The media? Routinely clueless, when it’s not biased. Higher education is mostly hostile, in part because of creationism but also because all the really devout scholars either go to explicitly religious institutions or else shut their mouths for fear of seeming weird. As for popular culture, it just flat-out hates us. Madonna made casual, pointless blasphemy acceptable around the time I was born; now it’s played-out, a given. Most TV shows popular with the under-thirty crowd will only mention the subject in tasteless gags about pedophile priests. Hollywood isn’t quite that edgy, but if you see a conventionally religious character in a non-“Christian” movie, chances are he’s a Machiavellian villain trying to control a flock of gullible idiots.
If we want to hear the other side of the story, we can go out of our way to find it, if we like. There’s probably a Christian bookstore near where we live. But if we go to the trouble, and when we get there, what do we find? The same stuff, only kind of lame, because as I said, the point of these things is to sanitize above all else. Not to inform, or challenge, or do whatever the thing’s intended purpose is, but to present a Christian worldview purged of unclean influences.
Consider, for example, a “Christian” children’s book. These are something of an exception, because they do tend to promote actual belief, but at the expense of everything else. A typical specimen involves either a straightforward retelling of a Bible story, with emphasis on the moral over the entertainment value, or else (far worse) a story about a demographically typical little boy or girl Learning an Important Lesson. In essence, these are books about watching somebody else get lectured, which is the one thing more boring than being lectured directly.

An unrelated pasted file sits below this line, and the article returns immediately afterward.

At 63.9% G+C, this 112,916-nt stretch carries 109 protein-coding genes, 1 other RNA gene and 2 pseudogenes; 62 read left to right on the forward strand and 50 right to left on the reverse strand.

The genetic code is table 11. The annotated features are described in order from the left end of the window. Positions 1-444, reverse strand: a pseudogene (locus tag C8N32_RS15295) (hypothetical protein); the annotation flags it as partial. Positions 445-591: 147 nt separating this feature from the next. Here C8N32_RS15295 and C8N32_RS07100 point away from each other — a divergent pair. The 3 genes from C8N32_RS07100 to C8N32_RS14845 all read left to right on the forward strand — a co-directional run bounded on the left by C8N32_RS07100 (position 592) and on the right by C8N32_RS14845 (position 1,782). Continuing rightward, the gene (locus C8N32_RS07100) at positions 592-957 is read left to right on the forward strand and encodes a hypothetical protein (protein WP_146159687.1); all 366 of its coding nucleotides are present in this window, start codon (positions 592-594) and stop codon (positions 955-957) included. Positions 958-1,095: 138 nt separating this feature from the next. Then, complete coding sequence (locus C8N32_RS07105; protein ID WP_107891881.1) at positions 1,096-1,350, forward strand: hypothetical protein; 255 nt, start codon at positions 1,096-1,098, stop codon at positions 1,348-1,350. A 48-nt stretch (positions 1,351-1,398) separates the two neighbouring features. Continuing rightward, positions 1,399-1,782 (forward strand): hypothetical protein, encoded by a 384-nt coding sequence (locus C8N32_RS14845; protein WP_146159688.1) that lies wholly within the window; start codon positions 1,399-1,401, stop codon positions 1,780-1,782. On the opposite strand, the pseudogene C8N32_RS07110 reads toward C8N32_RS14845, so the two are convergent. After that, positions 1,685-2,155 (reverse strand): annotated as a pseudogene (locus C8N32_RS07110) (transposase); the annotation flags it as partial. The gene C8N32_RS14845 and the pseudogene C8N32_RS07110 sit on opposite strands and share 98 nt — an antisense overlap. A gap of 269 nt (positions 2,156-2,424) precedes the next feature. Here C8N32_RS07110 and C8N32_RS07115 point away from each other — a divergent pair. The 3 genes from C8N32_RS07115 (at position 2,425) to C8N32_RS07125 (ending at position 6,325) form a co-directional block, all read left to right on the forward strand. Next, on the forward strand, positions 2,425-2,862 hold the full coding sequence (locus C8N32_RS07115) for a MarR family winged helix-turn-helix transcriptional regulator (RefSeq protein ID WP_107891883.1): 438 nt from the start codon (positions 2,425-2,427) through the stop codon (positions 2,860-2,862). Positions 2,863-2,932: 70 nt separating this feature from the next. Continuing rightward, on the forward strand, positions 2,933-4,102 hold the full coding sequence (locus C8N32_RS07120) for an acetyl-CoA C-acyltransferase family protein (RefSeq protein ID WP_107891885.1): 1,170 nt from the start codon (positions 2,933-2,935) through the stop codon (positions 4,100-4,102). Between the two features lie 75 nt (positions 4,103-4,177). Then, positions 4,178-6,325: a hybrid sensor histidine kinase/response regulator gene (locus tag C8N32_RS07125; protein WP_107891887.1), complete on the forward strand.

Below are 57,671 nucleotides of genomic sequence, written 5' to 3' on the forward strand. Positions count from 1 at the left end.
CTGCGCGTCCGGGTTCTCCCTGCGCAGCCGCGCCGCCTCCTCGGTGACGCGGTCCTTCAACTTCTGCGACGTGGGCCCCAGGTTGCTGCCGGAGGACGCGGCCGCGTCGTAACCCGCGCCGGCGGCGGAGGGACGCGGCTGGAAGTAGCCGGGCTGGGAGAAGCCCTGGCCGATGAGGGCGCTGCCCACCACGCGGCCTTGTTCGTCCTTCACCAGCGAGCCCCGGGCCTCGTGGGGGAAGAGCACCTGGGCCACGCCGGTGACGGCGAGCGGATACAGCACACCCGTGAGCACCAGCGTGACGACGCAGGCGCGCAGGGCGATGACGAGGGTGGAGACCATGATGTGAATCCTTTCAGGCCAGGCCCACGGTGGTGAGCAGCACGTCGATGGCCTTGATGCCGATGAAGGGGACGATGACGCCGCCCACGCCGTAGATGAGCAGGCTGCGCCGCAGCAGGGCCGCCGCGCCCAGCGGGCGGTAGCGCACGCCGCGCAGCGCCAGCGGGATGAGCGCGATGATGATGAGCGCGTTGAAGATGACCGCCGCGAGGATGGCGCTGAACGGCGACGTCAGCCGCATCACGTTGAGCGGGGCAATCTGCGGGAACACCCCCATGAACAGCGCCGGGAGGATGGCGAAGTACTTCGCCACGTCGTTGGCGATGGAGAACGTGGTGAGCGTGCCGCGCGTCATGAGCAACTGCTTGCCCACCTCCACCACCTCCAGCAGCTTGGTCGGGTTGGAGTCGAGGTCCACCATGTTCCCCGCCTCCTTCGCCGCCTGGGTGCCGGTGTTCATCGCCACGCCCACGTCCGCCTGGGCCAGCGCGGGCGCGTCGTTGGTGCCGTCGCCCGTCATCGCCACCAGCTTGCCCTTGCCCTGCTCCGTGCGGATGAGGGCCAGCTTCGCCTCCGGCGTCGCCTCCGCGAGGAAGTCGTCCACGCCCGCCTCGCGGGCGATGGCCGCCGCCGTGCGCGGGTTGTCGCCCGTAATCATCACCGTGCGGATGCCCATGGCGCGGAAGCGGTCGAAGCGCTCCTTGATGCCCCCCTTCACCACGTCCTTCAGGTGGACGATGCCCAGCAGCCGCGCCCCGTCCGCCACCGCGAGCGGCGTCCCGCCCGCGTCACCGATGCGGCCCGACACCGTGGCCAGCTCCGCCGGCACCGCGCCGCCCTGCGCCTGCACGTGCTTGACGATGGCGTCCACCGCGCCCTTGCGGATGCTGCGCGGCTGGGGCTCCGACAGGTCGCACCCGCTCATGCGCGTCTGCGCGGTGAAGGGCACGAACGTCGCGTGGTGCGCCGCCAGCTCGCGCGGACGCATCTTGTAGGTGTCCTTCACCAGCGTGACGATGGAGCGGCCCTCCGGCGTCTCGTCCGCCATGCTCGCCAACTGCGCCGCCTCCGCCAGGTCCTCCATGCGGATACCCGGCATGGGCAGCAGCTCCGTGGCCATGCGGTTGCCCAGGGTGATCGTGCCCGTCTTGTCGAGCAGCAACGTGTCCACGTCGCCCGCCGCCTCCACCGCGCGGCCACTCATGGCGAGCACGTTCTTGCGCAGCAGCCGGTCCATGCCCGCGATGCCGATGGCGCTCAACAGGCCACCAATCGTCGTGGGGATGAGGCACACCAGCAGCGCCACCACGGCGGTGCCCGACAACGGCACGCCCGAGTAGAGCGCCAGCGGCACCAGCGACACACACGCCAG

A typical youngster, presented with both this and a secular (not anti-religious, just not “Christian”) book, such as Green Eggs and Ham, will start to Learn the Important Lesson that there are two kinds of stuff in the world: Normal Stuff, which is exciting and inviting and entertaining, and God’s Stuff, which pretty well sucks. One the one hand, you have Sam-I-Am racing around smashing up boats and cars in his lunatic quest to get this guy to try a bizarre food, all done in captivating rhyme. On the other, you have tearful Little Billy being told by his Grandpa that God still loves him when he’s naughty. How terribly exciting.
There are, thankfully, counterexamples. Lewis and Tolkien–but they’ve been dead some time now. J.K. Rowling, when “Christians” aren’t too busy banning her books for witchcraft to read them and realize the last book is basically Harry Potter and the Passion of Christ. But none of these are explicitly “Christian.” The undertones are there, and they’re real, and they get readers asking important questions without underestimating them. And the same is true, I’m sure, in many other media. But we’ll never notice them as long as Christians are supposed to do “Christian” things, and “Christian” things are by turns timidly prosaic or furiously pietistic. Keep that up for another forty years, and see what you get.
(I haven’t forgotten the second reason; that’s for another post)